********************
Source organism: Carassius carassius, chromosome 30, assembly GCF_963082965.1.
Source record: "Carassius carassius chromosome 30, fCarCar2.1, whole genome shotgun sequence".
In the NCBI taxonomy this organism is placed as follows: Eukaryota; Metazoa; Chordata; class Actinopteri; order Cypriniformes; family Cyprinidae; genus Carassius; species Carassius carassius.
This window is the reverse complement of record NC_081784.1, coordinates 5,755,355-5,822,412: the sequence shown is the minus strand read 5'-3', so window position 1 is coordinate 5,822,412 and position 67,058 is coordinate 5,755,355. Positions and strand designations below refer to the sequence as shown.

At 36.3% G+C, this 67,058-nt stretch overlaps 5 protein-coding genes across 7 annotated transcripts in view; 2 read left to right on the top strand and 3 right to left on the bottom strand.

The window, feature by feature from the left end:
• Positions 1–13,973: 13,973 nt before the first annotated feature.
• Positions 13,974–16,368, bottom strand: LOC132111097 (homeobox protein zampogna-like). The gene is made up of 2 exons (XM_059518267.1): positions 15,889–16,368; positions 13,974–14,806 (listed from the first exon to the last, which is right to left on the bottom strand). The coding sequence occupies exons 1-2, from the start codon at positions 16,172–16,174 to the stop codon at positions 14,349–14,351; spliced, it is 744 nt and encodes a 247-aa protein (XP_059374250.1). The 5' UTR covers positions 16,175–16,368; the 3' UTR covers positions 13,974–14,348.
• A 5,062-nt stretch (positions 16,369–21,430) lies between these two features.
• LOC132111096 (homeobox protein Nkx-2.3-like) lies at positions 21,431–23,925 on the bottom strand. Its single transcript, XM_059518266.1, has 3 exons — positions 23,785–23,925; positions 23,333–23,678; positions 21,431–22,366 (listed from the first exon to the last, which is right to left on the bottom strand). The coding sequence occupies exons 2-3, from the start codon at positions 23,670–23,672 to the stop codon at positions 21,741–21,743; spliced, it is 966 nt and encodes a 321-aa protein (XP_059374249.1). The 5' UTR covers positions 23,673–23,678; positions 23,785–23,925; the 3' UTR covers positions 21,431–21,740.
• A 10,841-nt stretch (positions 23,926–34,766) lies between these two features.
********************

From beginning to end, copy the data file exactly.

Source organism: Carassius carassius, chromosome 30, assembly GCF_963082965.1.
Source record: "Carassius carassius chromosome 30, fCarCar2.1, whole genome shotgun sequence".
In the NCBI taxonomy this organism is placed as follows: Eukaryota; Metazoa; Chordata; class Actinopteri; order Cypriniformes; family Cyprinidae; genus Carassius; species Carassius carassius.
This window is the reverse complement of record NC_081784.1, coordinates 5,755,355-5,822,412: the sequence shown is the minus strand read 5'-3', so window position 1 is coordinate 5,822,412 and position 67,058 is coordinate 5,755,355. Positions and strand designations below refer to the sequence as shown.

At 36.3% G+C, this 67,058-nt stretch overlaps 5 protein-coding genes across 7 annotated transcripts in view; 2 read left to right on the top strand and 3 right to left on the bottom strand.

The window, feature by feature from the left end:
• Positions 1–13,973: 13,973 nt before the first annotated feature.
• Positions 13,974–16,368, bottom strand: LOC132111097 (homeobox protein zampogna-like). The gene is made up of 2 exons (XM_059518267.1): positions 15,889–16,368; positions 13,974–14,806 (listed from the first exon to the last, which is right to left on the bottom strand). The coding sequence occupies exons 1-2, from the start codon at positions 16,172–16,174 to the stop codon at positions 14,349–14,351; spliced, it is 744 nt and encodes a 247-aa protein (XP_059374250.1). The 5' UTR covers positions 16,175–16,368; the 3' UTR covers positions 13,974–14,348.
• A 5,062-nt stretch (positions 16,369–21,430) lies between these two features.
• LOC132111096 (homeobox protein Nkx-2.3-like) lies at positions 21,431–23,925 on the bottom strand. Its single transcript, XM_059518266.1, has 3 exons — positions 23,785–23,925; positions 23,333–23,678; positions 21,431–22,366 (listed from the first exon to the last, which is right to left on the bottom strand). The coding sequence occupies exons 2-3, from the start codon at positions 23,670–23,672 to the stop codon at positions 21,741–21,743; spliced, it is 966 nt and encodes a 321-aa protein (XP_059374249.1). The 5' UTR covers positions 23,673–23,678; positions 23,785–23,925; the 3' UTR covers positions 21,431–21,740.
• A 10,841-nt stretch (positions 23,926–34,766) lies between these two features.